In less than a week, Buffalo went from a one-station market to what promised to be a three-station market.
Up until the time that new stations signed-on, Ch.4 was in the catbird’s seat—having the prime pick of programming from the CBS, NBC, ABC, and DuMont television networks.
Ed Sullivan’s Sunday night staple— known as “Toast of the Town” before it was renamed “the Ed Sullivan Show” in 1955– was one of many nationally popular shows which Ch.4 chose not to air. In the time just before WBUF-TV signed on, Ch.4 was running game show “the Big Payoff” during the Ed Sullivan time slot.
Ch.4’s owners, The Buffalo Evening News, covered developments at WBUF and WBES with the paper’s usual reserve. But over at the Courier-Express, daily blow-by-blow developments were compared and contrasted, and it was made into a race to which station might go on the air first.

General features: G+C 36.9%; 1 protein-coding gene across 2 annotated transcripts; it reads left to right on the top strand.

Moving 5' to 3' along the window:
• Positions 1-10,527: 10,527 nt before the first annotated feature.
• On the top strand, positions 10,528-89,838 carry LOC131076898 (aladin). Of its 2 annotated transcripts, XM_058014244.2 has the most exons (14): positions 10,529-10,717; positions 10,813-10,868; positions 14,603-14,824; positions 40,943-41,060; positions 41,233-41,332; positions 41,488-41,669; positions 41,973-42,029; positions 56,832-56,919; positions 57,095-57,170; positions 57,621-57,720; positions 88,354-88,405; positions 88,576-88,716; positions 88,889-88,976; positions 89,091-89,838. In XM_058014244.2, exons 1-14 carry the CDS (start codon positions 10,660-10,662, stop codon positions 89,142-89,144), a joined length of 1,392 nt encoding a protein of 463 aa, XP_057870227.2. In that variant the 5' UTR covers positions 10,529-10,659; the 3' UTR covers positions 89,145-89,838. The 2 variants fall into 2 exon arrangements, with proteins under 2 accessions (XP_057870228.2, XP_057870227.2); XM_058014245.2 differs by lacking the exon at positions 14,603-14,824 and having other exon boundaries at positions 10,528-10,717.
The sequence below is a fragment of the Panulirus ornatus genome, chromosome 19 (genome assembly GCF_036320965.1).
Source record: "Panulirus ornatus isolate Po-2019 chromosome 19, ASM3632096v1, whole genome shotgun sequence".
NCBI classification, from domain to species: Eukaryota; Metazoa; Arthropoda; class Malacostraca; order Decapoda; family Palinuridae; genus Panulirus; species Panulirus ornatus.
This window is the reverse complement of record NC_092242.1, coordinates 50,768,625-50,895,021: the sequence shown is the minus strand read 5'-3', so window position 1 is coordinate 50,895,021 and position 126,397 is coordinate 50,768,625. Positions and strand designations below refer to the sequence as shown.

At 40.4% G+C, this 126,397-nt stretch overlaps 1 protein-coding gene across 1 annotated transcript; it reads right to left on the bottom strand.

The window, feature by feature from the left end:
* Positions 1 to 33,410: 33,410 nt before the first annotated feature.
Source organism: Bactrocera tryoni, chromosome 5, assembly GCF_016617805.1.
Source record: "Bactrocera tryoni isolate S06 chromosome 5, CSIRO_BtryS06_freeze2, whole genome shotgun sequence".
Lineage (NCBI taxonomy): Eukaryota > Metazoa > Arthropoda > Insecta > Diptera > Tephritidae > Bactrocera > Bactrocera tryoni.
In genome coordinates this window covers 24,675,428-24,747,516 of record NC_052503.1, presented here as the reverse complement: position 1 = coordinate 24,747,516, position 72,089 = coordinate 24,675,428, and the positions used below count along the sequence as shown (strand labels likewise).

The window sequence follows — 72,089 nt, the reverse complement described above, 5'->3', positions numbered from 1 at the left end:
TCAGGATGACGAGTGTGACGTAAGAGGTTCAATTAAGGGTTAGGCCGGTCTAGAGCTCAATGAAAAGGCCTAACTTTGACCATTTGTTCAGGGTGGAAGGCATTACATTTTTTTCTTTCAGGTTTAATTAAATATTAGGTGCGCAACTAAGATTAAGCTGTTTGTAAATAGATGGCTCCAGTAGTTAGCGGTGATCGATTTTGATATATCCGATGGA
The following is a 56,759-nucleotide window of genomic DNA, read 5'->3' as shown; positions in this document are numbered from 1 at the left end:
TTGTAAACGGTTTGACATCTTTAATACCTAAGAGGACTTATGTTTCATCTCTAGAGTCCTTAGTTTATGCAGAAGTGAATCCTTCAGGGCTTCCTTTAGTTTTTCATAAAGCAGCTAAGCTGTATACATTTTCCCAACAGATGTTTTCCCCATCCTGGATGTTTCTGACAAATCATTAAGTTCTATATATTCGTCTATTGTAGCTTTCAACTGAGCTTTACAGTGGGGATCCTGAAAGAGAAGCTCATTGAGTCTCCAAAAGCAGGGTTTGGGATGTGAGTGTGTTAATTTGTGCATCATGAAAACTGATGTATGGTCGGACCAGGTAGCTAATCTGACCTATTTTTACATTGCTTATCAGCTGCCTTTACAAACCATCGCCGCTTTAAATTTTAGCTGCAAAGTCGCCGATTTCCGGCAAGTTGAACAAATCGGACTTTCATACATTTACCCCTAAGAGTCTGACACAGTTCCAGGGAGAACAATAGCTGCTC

“Buffalo’s two new UHF stations open a hopeful new chapter in the Western New York television story,” reported the Courier-Express as both stations were poised to begin broadcasting. “UHF means considerably more free home entertainment, and a delightfully specific opportunity to turn the dial.”
WBUF-TV purchased 184 Barton Street—later the home of WGR-TV and then WNED-TV– dubbing it “Television City.” There, they built and equipped a full television studio complex.
When the station first signed on, WBUF-TV’s mascot was Buffalo Bill.
WBES-TV moved into the penthouse at the Lafayette Hotel, and built a tower on the roof—which at the time, was Buffalo’s tallest structure. The lower portion of that tower still stands on the building today. The space inside the station was limited—but included offices, a small studio, and the station’s transmitter plant. There were also promises to put the hotel’s ballroom to use as the home of a huge, audience participation kids show.